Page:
Heros Wanted: What’s Your Super Power?

In a world where children run on leashes, umpa lumpas run the government, and memes run wild, it’s challenging to find what makes you you and unique. We are so distracted by noise, drama, and entertainment that we’re get disconnected from ourselves.

Most of my posts ask the question of your priorities and skills sets, but I don’t think we’ve ever dug deep into how you determine that. Today’s post will do just that, because in a world of distraction, we need grounded people who know who they are.

1. What Do You Do Well?

Although this may seem simple, people struggle with this question. So your answer can take time. This shouldn’t be a “I do everything well.”

Choose a maximum of 5 things you’re good at. Some questions to help you figure that out: Why do people come to you for advice? What projects or assignments have you enjoyed and excelled at? What themes or topics do you engage with? What interests you?What requires little assistance from other people? What skills have you acquired? What roles do you usually fill? How are these things connected?

Then just simplify everything to one or two words. For example, people come to me for help with resumes, entrance essays, and important emails. I’m sought out for art commissions, creative direction, clerk duties, and to handle people or celebrities. I think I do many things well: dance, sing, paint, draw, write, talk, etc. But let’s connect the dots!

What I do well: coordinate/ organized, research, effective communication, creativity, focused, and honest. People can depend on me to get the job done and tell them what they need to hear.

2. What Do You Enjoy?

This is super important, because if your job as a superhero is to put out fires around the city, but you can’t endure heat… we have a problem!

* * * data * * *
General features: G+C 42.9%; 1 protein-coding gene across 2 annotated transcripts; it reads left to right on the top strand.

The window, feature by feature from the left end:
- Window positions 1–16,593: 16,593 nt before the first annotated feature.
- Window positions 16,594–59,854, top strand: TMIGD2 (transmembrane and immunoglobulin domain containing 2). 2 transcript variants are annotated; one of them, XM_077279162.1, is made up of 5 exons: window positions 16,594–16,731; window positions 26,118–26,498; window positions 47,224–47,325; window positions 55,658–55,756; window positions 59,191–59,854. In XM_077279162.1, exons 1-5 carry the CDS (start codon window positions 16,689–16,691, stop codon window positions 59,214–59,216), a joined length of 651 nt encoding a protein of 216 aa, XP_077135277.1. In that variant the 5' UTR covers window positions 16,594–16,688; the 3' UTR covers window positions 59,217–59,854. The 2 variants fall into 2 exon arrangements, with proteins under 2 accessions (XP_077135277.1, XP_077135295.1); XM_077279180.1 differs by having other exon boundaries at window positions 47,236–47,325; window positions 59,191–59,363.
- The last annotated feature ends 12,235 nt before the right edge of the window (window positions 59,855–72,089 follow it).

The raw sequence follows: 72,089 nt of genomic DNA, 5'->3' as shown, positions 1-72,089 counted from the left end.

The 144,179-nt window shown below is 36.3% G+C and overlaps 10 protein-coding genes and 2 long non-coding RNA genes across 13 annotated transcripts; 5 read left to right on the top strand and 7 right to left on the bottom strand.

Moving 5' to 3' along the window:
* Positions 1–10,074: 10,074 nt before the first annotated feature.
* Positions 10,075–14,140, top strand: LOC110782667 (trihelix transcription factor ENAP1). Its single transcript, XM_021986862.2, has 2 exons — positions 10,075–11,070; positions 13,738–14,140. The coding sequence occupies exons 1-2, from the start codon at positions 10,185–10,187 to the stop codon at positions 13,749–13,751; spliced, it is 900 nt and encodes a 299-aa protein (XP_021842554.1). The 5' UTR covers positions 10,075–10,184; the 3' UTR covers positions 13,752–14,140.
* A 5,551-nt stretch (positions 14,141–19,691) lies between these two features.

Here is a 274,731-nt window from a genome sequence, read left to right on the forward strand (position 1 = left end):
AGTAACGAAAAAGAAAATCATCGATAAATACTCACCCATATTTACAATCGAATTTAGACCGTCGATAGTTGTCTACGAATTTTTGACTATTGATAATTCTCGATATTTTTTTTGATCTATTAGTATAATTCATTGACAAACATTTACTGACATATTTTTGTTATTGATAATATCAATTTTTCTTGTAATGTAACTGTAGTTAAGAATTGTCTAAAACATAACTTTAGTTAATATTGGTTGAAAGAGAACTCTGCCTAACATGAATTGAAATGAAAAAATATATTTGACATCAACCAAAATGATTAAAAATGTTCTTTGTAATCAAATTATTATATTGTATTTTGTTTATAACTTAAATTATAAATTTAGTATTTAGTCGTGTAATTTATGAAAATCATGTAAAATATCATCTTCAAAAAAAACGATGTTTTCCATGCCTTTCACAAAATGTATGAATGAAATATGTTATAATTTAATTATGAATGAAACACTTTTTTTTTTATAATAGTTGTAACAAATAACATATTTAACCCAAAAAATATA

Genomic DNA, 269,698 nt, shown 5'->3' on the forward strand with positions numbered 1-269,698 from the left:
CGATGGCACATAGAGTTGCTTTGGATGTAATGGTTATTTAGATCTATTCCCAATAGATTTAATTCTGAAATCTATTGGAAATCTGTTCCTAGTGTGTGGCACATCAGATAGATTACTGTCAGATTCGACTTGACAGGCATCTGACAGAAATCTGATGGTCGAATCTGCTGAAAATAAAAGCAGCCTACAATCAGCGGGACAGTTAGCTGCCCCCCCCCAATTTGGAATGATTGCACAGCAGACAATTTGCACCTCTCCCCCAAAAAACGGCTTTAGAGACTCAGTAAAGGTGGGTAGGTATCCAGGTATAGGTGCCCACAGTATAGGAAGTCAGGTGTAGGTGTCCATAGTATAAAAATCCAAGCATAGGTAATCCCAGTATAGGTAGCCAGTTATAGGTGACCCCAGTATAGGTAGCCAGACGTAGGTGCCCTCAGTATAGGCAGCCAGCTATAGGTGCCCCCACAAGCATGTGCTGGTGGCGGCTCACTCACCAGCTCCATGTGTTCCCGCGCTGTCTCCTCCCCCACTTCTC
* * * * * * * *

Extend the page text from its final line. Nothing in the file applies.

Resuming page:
Let’s define enjoyment as things that you can get lost in for hours, brings joy/ smile to your face, and something that makes you extremely proud. So now create a maximum of 8 things that you enjoy.

Here’s some questions to help: What gets you moving in the morning? What could you talk about for hours? What do you read, watch, or see often? What do you value and why? What describes a fun night to you? What do you enjoy most about other people? What do you ask questions about? What do you care about? What grinds your gears? What could you never say no to? Now do these things connect?

Music is the only thing that gets me going in the mornings, otherwise I’m a zombie. When I’m inspired, I can get lost in art. I enjoy languages, food, dancing, ranting, and teaching. I follow the golden rule and wish everyone had common sense or empathy.

3. What Do You Bring to a Team or Group?

What individual strengths do you bring to the table? What is your skill set? What are you exceptional at?

So now we need to think of you in a collaborative setting because sometimes you have side kicks or you and another superhero have a common enemy. What is unique about you?

Guiding questions: What adjectives are used to describe you? What qualities do you possess that helps a team advance? What roles do you have on teams or in your family? What would your friends, family, or coworkers say about you? What qualities are important for leadership and teamwork? What do you value? What do others value about you?

Choose a maximum of 10 words this time. What makes you you? I’m organized, reliable, focused, I want my team to look good and be on the same page, artistic, detail oriented, and big picture.